Just as markets and industries evolve, so will the technology that supports them. Stay on top of the latest trends to look competitive to potential candidates. Consider investing in HR data analytics software, upgrading your CMS if you’re on antiquated system, or implementing live chat capabilities into your website. Job seekers will likely want to move on to a company with technology advancements and may find the opportunity to learn new programs as an incentive.
8. Produce original content.
This employer branding best practice can highlight the inner workings of your company and the people behind your brand. Original content can include things like behind-the-scenes videos and employee-authored blog posts. While a potential candidate is researching your company, they’ll likely come across these content pieces and it can enrichen their experience and likeliness to apply. Plus, the process of creating these materials can also be an effective employee engagement activity.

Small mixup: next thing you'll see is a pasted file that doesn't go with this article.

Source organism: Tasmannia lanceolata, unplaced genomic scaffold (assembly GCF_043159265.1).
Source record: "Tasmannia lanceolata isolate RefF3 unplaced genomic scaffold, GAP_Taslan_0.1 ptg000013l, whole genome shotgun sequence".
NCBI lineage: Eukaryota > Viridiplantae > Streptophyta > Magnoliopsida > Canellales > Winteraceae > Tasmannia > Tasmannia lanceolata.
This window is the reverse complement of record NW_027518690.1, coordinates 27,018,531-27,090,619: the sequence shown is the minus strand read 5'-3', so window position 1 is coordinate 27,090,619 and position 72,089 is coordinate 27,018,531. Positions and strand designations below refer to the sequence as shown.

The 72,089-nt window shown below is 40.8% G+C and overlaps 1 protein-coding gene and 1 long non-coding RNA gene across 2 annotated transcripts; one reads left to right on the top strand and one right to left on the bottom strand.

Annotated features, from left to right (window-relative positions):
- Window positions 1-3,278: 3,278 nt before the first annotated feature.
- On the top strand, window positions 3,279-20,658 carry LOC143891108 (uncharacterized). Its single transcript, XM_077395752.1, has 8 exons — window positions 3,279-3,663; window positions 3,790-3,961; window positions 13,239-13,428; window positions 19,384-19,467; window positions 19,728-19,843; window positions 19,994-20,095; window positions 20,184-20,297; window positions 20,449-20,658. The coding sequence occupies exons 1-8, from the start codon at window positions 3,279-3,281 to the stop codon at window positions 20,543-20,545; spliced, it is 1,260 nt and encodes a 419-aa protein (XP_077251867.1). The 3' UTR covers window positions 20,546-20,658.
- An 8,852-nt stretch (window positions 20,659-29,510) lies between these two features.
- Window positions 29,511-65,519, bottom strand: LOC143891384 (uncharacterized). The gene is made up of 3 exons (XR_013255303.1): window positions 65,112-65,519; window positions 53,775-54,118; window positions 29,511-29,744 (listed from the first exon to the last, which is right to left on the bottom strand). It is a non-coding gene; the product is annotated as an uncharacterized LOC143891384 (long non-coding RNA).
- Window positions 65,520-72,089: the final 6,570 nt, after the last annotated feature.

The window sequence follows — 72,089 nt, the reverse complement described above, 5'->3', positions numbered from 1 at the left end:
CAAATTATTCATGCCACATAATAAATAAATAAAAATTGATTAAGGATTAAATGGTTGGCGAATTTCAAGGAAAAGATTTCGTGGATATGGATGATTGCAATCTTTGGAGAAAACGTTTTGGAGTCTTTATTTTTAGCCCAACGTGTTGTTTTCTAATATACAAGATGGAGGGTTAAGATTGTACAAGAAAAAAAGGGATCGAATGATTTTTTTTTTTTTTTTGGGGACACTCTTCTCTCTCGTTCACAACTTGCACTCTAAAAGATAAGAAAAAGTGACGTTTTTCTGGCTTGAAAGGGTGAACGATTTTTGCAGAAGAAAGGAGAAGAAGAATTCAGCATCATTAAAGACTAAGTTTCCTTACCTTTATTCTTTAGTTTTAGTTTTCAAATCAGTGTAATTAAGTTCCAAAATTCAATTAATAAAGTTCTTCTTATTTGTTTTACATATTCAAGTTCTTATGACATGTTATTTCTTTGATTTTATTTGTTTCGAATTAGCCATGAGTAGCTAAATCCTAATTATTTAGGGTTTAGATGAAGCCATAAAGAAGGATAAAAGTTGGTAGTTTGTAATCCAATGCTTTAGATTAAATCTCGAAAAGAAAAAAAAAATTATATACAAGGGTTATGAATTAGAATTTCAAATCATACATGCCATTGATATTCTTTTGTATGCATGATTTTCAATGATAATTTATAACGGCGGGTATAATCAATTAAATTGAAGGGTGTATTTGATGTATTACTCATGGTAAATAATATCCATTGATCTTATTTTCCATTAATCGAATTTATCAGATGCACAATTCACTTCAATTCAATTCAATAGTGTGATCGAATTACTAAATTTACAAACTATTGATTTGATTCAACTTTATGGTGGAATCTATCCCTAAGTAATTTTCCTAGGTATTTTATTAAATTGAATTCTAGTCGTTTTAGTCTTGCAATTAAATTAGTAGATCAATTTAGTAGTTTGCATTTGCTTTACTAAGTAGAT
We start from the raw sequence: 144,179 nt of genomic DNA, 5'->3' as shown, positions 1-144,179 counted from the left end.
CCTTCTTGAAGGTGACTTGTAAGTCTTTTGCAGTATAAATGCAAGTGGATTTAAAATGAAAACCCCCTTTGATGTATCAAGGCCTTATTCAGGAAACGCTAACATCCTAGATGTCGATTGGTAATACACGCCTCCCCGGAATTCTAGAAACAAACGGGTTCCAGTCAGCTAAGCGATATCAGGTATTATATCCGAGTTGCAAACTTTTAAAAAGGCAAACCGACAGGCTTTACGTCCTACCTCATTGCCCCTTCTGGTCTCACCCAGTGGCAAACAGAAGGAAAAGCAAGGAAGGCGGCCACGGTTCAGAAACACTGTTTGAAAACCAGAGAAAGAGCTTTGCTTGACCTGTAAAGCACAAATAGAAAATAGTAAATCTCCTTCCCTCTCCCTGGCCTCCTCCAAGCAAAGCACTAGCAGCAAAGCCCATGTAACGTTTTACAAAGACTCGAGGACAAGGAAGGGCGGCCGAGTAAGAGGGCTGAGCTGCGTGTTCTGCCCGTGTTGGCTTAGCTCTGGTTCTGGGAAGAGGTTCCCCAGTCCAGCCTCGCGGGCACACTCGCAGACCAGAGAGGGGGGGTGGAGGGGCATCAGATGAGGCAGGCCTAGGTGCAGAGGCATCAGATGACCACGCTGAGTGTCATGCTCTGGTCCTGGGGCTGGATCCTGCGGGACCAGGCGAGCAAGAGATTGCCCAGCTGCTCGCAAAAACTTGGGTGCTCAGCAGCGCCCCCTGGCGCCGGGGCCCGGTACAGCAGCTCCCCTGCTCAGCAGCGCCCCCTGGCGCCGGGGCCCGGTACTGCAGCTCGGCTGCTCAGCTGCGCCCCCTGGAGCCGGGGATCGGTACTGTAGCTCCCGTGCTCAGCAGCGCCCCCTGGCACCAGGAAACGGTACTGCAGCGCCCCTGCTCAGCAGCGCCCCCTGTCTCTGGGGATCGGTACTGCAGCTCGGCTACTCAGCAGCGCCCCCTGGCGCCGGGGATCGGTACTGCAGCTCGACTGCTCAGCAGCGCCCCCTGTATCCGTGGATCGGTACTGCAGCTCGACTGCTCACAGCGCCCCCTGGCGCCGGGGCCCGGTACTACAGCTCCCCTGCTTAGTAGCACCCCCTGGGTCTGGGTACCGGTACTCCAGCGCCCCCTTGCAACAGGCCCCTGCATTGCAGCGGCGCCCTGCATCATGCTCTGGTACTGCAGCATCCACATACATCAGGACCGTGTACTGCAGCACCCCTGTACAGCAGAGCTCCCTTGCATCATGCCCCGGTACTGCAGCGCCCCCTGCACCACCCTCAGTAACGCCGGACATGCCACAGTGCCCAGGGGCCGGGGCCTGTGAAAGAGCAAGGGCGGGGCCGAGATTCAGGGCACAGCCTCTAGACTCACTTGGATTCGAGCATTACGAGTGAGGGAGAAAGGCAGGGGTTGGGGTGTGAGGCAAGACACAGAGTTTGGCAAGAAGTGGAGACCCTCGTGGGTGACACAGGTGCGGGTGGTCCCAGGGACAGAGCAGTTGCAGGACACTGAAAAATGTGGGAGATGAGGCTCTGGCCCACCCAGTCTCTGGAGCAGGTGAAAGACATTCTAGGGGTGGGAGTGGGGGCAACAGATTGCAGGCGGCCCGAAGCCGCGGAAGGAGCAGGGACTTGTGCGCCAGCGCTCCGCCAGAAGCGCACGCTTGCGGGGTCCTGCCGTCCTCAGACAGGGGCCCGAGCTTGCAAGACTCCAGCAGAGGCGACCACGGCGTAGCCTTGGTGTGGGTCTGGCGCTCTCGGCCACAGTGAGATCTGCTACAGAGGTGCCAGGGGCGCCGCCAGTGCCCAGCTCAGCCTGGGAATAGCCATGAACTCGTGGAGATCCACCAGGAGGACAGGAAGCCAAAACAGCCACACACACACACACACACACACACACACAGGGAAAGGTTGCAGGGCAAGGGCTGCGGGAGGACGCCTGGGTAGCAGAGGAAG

9. Lean on social media.
Create a plan to share any original content on social media strategically and encourage employees to engage with it. Whether it’s creating a careers-dedicated social media presence or posting employer brand content on the corporate channel, it’s important to mindfully plan what you’re going to share and when. Consider targeting audiences with specific hashtags and monitor the performance of the posts. Analyzing how your audience engages with the posts will allow for you to tweak or update your social media employer branding strategy as needed.